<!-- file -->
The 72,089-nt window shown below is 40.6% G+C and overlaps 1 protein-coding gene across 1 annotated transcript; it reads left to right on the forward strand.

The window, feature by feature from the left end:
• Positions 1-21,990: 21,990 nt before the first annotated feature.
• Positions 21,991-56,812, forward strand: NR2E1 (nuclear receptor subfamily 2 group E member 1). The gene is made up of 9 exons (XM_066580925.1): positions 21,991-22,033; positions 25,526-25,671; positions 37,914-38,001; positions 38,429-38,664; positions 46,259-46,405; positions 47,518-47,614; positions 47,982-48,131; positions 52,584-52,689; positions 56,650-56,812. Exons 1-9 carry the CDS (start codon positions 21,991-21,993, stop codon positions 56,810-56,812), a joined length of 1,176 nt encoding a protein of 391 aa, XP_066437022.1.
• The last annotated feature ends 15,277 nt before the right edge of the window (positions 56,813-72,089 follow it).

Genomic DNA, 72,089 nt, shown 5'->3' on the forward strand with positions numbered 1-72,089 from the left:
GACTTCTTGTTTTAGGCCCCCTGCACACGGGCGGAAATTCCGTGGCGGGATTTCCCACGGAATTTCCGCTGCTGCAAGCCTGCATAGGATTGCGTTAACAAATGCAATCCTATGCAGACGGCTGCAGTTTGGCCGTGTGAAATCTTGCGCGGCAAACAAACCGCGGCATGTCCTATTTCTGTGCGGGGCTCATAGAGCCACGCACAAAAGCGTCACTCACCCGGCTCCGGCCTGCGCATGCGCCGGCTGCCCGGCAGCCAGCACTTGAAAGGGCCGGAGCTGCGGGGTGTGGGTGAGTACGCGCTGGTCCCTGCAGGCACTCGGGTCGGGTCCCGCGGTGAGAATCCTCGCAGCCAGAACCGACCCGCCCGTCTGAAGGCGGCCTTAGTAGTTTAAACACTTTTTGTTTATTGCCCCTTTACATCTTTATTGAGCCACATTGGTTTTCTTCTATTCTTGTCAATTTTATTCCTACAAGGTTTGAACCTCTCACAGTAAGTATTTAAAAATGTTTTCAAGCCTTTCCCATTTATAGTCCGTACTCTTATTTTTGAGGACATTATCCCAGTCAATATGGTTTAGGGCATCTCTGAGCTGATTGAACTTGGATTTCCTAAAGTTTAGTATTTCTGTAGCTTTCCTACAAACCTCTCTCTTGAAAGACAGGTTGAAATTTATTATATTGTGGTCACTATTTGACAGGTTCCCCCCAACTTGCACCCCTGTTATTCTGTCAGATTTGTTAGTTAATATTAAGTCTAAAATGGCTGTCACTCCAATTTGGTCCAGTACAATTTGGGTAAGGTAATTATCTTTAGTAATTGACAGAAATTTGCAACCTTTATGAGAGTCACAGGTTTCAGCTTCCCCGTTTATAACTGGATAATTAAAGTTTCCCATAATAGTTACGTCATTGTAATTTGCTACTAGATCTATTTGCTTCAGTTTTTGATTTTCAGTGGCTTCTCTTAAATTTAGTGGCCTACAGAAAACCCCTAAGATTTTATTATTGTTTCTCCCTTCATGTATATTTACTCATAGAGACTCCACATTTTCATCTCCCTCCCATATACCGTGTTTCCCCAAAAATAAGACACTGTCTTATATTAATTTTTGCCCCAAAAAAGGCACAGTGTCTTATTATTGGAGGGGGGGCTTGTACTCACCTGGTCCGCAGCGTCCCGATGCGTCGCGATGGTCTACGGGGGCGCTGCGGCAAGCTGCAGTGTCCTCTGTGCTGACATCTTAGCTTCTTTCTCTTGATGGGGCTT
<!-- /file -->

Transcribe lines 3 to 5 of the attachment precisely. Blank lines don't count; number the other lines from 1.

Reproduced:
• Positions 1-21,990: 21,990 nt before the first annotated feature.
• Positions 21,991-56,812, forward strand: NR2E1 (nuclear receptor subfamily 2 group E member 1). The gene is made up of 9 exons (XM_066580925.1): positions 21,991-22,033; positions 25,526-25,671; positions 37,914-38,001; positions 38,429-38,664; positions 46,259-46,405; positions 47,518-47,614; positions 47,982-48,131; positions 52,584-52,689; positions 56,650-56,812. Exons 1-9 carry the CDS (start codon positions 21,991-21,993, stop codon positions 56,810-56,812), a joined length of 1,176 nt encoding a protein of 391 aa, XP_066437022.1.
• The last annotated feature ends 15,277 nt before the right edge of the window (positions 56,813-72,089 follow it).